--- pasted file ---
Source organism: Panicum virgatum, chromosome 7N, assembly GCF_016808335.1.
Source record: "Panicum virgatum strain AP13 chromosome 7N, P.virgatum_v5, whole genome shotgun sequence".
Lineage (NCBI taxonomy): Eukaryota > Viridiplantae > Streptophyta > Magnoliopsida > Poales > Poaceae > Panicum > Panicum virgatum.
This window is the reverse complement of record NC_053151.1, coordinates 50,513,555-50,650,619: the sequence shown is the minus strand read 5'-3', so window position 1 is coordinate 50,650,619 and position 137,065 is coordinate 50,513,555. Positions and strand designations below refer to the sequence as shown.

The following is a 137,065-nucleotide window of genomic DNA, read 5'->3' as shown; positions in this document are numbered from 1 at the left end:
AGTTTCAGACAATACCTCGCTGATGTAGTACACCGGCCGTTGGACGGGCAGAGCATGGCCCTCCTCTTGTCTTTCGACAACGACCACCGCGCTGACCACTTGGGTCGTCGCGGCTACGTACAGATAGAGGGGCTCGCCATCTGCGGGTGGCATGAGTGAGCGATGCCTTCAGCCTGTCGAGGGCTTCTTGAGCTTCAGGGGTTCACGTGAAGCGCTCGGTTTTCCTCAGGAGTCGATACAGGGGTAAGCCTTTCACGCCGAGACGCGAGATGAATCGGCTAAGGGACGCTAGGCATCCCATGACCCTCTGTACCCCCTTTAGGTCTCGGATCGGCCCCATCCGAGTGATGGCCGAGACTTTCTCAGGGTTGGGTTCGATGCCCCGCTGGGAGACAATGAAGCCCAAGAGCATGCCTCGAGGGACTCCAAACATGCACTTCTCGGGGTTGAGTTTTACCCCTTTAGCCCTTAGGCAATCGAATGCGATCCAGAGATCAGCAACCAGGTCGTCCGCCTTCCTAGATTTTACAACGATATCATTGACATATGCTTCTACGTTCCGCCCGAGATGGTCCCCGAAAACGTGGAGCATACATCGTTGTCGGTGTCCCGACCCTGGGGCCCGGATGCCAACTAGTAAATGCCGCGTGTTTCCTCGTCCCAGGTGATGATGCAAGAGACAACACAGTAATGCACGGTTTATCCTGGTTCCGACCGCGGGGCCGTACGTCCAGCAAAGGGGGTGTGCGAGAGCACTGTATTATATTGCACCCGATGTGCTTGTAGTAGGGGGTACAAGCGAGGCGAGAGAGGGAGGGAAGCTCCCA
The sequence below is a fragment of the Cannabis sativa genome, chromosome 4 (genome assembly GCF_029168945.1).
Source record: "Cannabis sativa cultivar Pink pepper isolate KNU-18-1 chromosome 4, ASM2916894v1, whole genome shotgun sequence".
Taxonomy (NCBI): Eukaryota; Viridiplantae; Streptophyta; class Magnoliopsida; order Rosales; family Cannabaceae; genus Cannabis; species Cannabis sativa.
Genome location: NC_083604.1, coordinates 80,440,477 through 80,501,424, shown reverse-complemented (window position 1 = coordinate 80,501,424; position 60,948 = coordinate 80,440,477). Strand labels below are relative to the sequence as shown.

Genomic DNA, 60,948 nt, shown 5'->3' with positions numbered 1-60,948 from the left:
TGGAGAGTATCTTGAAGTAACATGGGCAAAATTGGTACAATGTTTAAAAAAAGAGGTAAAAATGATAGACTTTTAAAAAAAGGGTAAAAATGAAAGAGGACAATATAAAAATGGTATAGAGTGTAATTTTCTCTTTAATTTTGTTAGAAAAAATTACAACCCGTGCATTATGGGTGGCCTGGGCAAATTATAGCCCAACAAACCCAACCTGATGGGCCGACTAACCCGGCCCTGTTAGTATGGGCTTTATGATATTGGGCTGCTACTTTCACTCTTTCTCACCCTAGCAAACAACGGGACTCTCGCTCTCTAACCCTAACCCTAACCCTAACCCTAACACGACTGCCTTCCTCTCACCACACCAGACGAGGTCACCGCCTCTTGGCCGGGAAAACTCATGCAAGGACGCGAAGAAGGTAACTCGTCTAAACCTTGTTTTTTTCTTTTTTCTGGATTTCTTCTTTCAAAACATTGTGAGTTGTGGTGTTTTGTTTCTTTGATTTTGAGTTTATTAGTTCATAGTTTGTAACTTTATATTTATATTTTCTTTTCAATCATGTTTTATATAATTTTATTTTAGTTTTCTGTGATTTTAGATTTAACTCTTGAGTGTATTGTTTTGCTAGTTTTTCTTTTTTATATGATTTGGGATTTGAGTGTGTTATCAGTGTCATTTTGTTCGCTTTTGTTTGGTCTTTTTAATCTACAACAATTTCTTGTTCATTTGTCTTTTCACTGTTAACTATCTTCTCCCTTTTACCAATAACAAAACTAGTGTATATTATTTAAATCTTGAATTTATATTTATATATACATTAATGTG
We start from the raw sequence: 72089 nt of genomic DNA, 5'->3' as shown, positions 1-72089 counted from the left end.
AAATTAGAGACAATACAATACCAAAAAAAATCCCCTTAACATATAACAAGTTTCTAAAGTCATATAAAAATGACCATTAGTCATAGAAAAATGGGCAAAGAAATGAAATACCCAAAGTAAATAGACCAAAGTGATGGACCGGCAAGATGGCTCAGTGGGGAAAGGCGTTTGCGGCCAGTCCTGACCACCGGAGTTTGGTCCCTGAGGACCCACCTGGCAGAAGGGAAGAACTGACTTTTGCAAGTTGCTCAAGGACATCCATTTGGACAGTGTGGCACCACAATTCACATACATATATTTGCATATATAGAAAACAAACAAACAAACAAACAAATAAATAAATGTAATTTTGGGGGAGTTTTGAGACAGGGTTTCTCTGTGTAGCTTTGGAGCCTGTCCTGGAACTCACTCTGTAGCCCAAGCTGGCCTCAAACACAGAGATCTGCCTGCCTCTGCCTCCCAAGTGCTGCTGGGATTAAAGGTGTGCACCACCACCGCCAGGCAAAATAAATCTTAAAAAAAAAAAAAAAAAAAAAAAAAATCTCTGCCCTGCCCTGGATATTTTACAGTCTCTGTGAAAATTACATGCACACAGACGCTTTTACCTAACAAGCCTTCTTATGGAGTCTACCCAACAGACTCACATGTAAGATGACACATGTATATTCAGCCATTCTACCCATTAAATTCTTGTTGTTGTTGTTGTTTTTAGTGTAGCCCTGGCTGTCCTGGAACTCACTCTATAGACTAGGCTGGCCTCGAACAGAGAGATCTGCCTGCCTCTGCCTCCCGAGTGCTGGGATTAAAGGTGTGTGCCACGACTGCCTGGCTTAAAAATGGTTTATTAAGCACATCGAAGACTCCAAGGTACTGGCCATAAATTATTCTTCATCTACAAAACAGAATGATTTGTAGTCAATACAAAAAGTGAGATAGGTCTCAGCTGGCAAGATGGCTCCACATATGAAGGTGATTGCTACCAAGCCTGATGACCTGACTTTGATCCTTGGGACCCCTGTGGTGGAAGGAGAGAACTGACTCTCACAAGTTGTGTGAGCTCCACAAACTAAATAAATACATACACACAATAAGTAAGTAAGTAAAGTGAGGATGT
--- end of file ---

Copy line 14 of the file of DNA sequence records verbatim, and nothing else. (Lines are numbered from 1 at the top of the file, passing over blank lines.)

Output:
AAATTAGAGACAATACAATACCAAAAAAAATCCCCTTAACATATAACAAGTTTCTAAAGTCATATAAAAATGACCATTAGTCATAGAAAAATGGGCAAAGAAATGAAATACCCAAAGTAAATAGACCAAAGTGATGGACCGGCAAGATGGCTCAGTGGGGAAAGGCGTTTGCGGCCAGTCCTGACCACCGGAGTTTGGTCCCTGAGGACCCACCTGGCAGAAGGGAAGAACTGACTTTTGCAAGTTGCTCAAGGACATCCATTTGGACAGTGTGGCACCACAATTCACATACATATATTTGCATATATAGAAAACAAACAAACAAACAAACAAATAAATAAATGTAATTTTGGGGGAGTTTTGAGACAGGGTTTCTCTGTGTAGCTTTGGAGCCTGTCCTGGAACTCACTCTGTAGCCCAAGCTGGCCTCAAACACAGAGATCTGCCTGCCTCTGCCTCCCAAGTGCTGCTGGGATTAAAGGTGTGCACCACCACCGCCAGGCAAAATAAATCTTAAAAAAAAAAAAAAAAAAAAAAAAAATCTCTGCCCTGCCCTGGATATTTTACAGTCTCTGTGAAAATTACATGCACACAGACGCTTTTACCTAACAAGCCTTCTTATGGAGTCTACCCAACAGACTCACATGTAAGATGACACATGTATATTCAGCCATTCTACCCATTAAATTCTTGTTGTTGTTGTTGTTTTTAGTGTAGCCCTGGCTGTCCTGGAACTCACTCTATAGACTAGGCTGGCCTCGAACAGAGAGATCTGCCTGCCTCTGCCTCCCGAGTGCTGGGATTAAAGGTGTGTGCCACGACTGCCTGGCTTAAAAATGGTTTATTAAGCACATCGAAGACTCCAAGGTACTGGCCATAAATTATTCTTCATCTACAAAACAGAATGATTTGTAGTCAATACAAAAAGTGAGATAGGTCTCAGCTGGCAAGATGGCTCCACATATGAAGGTGATTGCTACCAAGCCTGATGACCTGACTTTGATCCTTGGGACCCCTGTGGTGGAAGGAGAGAACTGACTCTCACAAGTTGTGTGAGCTCCACAAACTAAATAAATACATACACACAATAAGTAAGTAAGTAAAGTGAGGATGT